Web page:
German, Danish, Swedish and Polish form of Clemens
). Prince Klemens Metternich was a 19th-century Austrian chancellor who guided the Austrian Empire to victory in the Napoleonic Wars.
KNUT m Swedish, Norwegian, Danish, German
Derived from Old Norse knútr
meaning "knot". Knut was a Danish prince who defeated Æðelræd II, king of England, in the early 11th century and became the ruler of Denmark, Norway and England.
KOLOMAN m German (Rare), Slovak
German and Slovak form of COLMÁN
. Saint Koloman (also called Coloman or Colman) was an Irish monk who was martyred in Stockerau in Austria.
KORBINIAN m German
Derived from Latin corvus
meaning "raven". This was the name of an 8th-century Frankish saint who was sent by Pope Gregory II to evangelize in Bavaria... [more]
KRISTINA f Swedish, Norwegian, Danish, Russian, German, Slovene, Czech, Lithuanian, Serbian, Croatian, Faroese, English, Bulgarian
Form of CHRISTINA
, and a Bulgarian variant of HRISTINA
KURT m German, English
German contracted form of CONRAD
. A famous bearer was the American musician Kurt Cobain (1967-1994).
LARA (1) f Russian, English, German, French, Italian, Spanish, Portuguese, Dutch, Hungarian, Slovene, Croatian
Russian short form of LARISA
. It was introduced to the English-speaking world by a character from Boris Pasternak's novel 'Doctor Zhivago' (1957) and the subsequent movie adaptation (1965).
LAURA f English, Spanish, Italian, Portuguese, Romanian, Finnish, Estonian, Hungarian, Polish, Slovene, Croatian, Swedish, Norwegian, Danish, German, Dutch, Late Roman
Feminine form of the Late Latin name Laurus
, which meant "laurel". This meaning was favourable, since in ancient Rome the leaves of laurel trees were used to create victors' garlands... [more]
LEBERECHT m German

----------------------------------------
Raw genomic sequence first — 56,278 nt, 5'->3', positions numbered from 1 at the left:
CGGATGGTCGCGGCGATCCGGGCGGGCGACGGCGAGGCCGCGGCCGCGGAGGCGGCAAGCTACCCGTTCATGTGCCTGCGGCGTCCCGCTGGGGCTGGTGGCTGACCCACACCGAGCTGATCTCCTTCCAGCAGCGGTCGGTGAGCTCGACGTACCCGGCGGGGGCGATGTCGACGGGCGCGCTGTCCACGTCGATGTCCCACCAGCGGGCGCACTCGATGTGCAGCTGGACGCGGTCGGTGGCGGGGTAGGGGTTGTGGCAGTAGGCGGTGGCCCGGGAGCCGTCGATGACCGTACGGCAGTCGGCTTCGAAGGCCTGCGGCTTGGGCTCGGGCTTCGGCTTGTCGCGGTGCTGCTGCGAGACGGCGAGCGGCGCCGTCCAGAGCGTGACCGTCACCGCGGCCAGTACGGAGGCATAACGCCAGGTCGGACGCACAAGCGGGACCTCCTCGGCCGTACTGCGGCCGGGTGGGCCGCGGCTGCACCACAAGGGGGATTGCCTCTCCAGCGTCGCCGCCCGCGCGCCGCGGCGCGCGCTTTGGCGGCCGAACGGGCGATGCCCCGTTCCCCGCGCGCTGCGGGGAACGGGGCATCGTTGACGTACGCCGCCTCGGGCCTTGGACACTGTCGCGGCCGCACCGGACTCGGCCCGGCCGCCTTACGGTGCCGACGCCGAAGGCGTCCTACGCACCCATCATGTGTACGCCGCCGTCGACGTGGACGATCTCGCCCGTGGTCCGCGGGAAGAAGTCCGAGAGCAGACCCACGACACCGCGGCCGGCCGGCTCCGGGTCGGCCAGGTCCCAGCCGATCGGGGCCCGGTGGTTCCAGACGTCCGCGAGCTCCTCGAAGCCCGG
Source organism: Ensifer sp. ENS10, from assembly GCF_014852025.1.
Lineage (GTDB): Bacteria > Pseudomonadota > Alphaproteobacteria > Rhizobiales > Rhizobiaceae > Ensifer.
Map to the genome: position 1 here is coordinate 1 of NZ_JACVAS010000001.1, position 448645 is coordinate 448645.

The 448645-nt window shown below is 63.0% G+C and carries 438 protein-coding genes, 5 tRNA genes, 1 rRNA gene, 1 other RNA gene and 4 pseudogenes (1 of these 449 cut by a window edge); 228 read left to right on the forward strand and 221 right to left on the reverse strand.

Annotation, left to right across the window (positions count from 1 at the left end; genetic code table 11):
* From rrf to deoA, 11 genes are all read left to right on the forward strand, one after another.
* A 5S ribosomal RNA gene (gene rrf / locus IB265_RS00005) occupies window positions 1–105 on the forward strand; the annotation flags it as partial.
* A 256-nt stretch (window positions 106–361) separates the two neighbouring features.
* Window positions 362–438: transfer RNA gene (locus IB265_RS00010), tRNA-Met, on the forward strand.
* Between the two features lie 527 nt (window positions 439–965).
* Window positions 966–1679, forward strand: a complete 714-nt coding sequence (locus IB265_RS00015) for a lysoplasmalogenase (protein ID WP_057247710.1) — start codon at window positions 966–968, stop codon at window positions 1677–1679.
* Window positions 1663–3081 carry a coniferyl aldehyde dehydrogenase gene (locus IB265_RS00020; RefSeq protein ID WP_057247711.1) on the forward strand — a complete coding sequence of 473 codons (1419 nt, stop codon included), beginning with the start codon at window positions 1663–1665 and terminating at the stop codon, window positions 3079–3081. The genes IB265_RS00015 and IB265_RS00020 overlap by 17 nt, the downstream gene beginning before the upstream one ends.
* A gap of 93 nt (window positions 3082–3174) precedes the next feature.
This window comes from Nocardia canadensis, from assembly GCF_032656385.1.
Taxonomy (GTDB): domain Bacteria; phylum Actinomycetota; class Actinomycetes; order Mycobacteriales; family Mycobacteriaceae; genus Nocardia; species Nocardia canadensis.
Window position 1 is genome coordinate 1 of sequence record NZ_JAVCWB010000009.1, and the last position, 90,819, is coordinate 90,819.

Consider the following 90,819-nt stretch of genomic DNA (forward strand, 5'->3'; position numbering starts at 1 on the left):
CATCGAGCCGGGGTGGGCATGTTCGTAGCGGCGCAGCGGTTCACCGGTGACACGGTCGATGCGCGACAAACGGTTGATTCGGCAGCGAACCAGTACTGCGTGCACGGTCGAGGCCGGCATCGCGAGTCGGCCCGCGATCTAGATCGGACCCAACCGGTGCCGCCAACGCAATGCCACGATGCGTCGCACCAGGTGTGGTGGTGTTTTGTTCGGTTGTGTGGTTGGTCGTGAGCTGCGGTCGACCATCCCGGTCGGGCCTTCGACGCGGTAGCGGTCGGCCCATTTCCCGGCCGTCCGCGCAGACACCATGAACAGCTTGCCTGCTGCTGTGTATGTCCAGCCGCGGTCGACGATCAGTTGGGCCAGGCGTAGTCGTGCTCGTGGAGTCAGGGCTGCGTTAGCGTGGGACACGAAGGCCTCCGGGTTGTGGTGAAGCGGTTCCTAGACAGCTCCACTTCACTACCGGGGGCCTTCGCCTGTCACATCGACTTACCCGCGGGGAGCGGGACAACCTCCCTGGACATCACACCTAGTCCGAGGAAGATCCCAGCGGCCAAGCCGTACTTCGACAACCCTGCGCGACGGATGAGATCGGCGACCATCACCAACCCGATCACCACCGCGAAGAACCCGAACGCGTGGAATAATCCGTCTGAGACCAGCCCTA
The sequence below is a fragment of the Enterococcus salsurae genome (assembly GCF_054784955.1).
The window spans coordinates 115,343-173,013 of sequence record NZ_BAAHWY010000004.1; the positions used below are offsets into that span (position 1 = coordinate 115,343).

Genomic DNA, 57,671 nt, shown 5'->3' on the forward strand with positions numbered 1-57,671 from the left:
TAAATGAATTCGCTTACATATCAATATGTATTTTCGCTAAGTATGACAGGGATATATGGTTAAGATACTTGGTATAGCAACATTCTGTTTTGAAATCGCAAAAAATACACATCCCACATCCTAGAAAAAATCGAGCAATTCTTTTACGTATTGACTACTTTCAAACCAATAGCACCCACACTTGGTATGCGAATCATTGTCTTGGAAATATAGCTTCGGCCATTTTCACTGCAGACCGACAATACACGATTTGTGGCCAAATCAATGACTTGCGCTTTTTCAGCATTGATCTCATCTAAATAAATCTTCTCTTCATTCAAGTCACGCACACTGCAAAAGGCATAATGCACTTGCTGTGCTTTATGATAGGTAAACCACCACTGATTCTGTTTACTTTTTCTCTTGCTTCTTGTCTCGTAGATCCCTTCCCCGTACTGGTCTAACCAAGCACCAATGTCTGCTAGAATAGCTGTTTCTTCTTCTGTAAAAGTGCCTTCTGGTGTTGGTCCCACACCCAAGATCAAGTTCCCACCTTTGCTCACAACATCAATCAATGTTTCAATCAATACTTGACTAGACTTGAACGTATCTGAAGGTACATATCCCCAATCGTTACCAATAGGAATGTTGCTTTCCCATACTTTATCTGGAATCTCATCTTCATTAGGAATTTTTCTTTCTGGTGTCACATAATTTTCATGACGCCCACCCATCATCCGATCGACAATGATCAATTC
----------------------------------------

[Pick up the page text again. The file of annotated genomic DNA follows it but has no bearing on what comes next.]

Means "live rightly" from German lebe
"live" and recht
"right". This name was created in the 17th century.
LENA f Swedish, Norwegian, Danish, German, Polish, Russian, English, Italian, Portuguese
Scandinavian, German and Polish short form of HELENA
, and a Russian short form of YELENA
LENZ m German
Short form of LORENZ
. This is also a German poetic word referring to the springtime.
LEO m German, Dutch, Swedish, Norwegian, Danish, Finnish, English, Croatian, Late Roman
Derived from Latin leo
meaning "lion", a cognate of LEON
. It was popular among early Christians and was the name of 13 popes, including Saint Leo the Great who asserted the dominance of the Roman bishops (the popes) over all others in the 5th century... [more]
LEONHARD m German
German form of LEONARD
. Leonhard Euler was a Swiss mathematician who made many important contributions to calculus, number theory, geometry and theoretical physics.
LINDA f English, Dutch, German, Italian, Swedish, Norwegian, Danish, Icelandic, French, Latvian, Finnish, Hungarian, Czech, Slovak, Ancient Germanic
Originally a medieval short form of Germanic names containing the element linde
meaning "soft, tender". It also coincides with the Spanish and Portuguese word linda
LOUISA f English, German, Dutch
Latinate feminine form of LOUIS
. A famous bearer was the American novelist Louisa May Alcott (1832-1888), the author of 'Little Women'.
LUDWIG m German < Previous Page Next Page >
From the Germanic name Chlodovech
, which was composed of the elements hlud
"famous" and wig
"war, battle"... [more]